Turkey of the week: tax-hit copper miner

This copper miner is going to be strapped by higher taxes, which will knock its earnings by up to 10% over the next two years, says Paul Hill.

Political interference in the markets is a growing danger for investors just look at Australia's recent mining super-tax proposal. Nobody knows what other areas might be carved out for special treatment. But with so much debt to repay, many cash-strapped nations will surely be tempted to hike taxes on petrol, tobacco, alcohol and air travel.

So what about Antofagasta, a low-cost Chile-based copper producer? In the aftermath of February's earthquake, the Chilean senate has raised corporation tax and royalties levied on the industry to finance an $8.4bn reconstruction bill. This will cut the group's earnings by 5%-10% over the next two years and illustrates the vulnerability of the mining sector. Unlike many other industries, it's impossible to take a mine and up sticks to a low-tax jurisdiction. To compound this, Antofagasta's exposure to the geopolitical risks associated with South America should not be underestimated.

In addition, when the next air pocket in global GDP arrives (probably triggered by another sovereign debt crisis or the impact of all of Europe's austerity measures), the price of many base metals, such as copper, will be whacked. The bulls argue that Asian consumption has improved, but this won't be sufficient to sustain current prices, particularly as Chinese infrastructure spending cools and stimulus packages dry up.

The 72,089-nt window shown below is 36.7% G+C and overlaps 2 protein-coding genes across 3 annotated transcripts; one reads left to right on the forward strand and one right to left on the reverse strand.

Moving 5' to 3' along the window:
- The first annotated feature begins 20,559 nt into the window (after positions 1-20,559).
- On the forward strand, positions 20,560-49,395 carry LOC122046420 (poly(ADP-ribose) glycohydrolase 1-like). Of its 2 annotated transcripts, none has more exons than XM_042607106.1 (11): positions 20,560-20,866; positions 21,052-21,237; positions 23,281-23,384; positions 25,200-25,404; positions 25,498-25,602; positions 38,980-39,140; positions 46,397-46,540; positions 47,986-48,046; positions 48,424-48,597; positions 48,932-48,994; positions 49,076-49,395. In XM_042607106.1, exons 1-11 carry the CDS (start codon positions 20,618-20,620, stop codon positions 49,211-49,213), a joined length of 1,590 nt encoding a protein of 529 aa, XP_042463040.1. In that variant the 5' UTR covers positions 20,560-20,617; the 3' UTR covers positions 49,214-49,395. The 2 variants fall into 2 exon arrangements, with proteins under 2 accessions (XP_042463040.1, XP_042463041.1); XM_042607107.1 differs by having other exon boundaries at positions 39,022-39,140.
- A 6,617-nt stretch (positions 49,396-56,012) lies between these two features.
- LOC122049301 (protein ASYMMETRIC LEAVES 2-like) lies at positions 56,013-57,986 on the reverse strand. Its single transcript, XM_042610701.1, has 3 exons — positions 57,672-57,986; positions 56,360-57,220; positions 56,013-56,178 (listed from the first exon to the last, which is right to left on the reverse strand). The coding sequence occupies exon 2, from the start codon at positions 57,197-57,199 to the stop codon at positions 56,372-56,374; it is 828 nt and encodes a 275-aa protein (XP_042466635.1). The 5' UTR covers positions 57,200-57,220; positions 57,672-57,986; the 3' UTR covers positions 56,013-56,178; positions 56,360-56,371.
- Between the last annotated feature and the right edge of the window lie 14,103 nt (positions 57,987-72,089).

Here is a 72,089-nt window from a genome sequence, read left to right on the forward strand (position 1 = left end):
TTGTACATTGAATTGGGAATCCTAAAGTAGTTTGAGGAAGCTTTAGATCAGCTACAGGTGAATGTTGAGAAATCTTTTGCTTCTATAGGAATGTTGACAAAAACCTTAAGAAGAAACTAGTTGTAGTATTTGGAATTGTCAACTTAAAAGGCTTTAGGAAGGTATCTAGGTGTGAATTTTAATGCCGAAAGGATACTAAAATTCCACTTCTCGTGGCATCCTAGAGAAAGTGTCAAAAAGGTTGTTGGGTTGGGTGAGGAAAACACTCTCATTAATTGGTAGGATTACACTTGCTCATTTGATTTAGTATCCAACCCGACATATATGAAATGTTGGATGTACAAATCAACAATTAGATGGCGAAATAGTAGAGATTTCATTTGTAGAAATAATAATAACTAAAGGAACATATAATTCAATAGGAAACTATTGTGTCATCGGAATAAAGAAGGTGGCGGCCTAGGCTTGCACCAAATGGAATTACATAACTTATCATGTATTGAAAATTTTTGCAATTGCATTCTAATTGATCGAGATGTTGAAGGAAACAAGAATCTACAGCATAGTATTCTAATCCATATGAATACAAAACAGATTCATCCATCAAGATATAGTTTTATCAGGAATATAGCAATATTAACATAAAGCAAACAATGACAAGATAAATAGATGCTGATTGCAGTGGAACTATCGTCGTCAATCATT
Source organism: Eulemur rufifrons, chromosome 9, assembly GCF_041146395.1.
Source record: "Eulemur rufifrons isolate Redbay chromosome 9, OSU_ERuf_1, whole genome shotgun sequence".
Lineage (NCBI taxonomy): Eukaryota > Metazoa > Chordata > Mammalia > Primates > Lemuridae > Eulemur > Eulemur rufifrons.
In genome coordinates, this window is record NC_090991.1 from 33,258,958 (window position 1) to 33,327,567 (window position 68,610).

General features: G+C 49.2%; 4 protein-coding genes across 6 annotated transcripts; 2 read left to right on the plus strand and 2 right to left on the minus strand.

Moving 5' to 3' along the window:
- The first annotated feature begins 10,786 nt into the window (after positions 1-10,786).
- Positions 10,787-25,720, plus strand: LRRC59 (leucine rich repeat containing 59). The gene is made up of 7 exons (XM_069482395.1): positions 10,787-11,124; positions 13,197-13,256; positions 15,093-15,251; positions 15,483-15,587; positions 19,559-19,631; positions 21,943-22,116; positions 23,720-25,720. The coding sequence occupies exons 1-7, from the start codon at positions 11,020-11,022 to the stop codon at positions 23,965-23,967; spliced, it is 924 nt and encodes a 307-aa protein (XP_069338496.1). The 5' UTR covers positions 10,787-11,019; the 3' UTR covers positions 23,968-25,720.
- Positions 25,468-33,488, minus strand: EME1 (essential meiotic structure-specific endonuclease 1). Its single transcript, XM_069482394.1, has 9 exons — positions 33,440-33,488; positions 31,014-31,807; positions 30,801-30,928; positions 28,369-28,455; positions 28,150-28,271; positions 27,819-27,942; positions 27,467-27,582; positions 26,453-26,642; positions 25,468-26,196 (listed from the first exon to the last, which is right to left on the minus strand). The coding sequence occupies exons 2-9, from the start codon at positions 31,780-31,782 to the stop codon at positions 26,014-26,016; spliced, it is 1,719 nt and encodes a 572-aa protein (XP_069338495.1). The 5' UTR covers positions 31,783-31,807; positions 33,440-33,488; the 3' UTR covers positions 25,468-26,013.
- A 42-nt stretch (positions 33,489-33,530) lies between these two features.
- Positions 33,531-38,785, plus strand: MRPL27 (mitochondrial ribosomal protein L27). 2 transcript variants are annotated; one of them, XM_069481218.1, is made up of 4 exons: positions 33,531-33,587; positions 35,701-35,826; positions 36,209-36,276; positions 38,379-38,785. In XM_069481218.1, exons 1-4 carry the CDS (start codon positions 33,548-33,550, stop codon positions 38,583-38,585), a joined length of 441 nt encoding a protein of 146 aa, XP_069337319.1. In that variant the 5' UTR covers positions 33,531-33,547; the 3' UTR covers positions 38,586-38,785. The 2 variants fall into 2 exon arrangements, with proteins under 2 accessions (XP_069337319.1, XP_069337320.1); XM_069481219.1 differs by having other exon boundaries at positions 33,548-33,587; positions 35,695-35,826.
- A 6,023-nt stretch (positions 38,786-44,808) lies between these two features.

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Antofagasta (LSE: ANTO), rated a BUY by Nomura


Over the past 18 months copper has more than doubled in value, partly fuelled by speculators and exchange-traded funds that have artificially inflated demand. But the hot money may soon vanish again: in May, Chinese imports of copper fell 9% from April, despite exports jumping 48%. Finally, Antofagasta's shares are just too volatile and expensive for my liking. Its market capitalisation has tripled from its October 2008 lows of 274p. Given the risks, I'd rate it on a through-cycle multiple of four-times Ebitda. After adjusting for the $1.9bn of cash, that delivers an intrinsic worth of around 770p a share.

Recommendation: TAKE PROFITS at 875p

Paul Hill also writes a weekly share-tipping newsletter, Precision Guided Investments

Paul gained a degree in electrical engineering and went on to qualify as a chartered management accountant. He has extensive corporate finance and investment experience and is a member of the Securities Institute.

Over the past 16 years Paul has held top-level financial management and M&A roles for blue-chip companies such as O2, GKN and Unilever. He is now director of his own capital investment and consultancy firm, PMH Capital Limited.

Paul is an expert at analysing companies in new, fast-growing markets, and is an extremely shrewd stock-picker.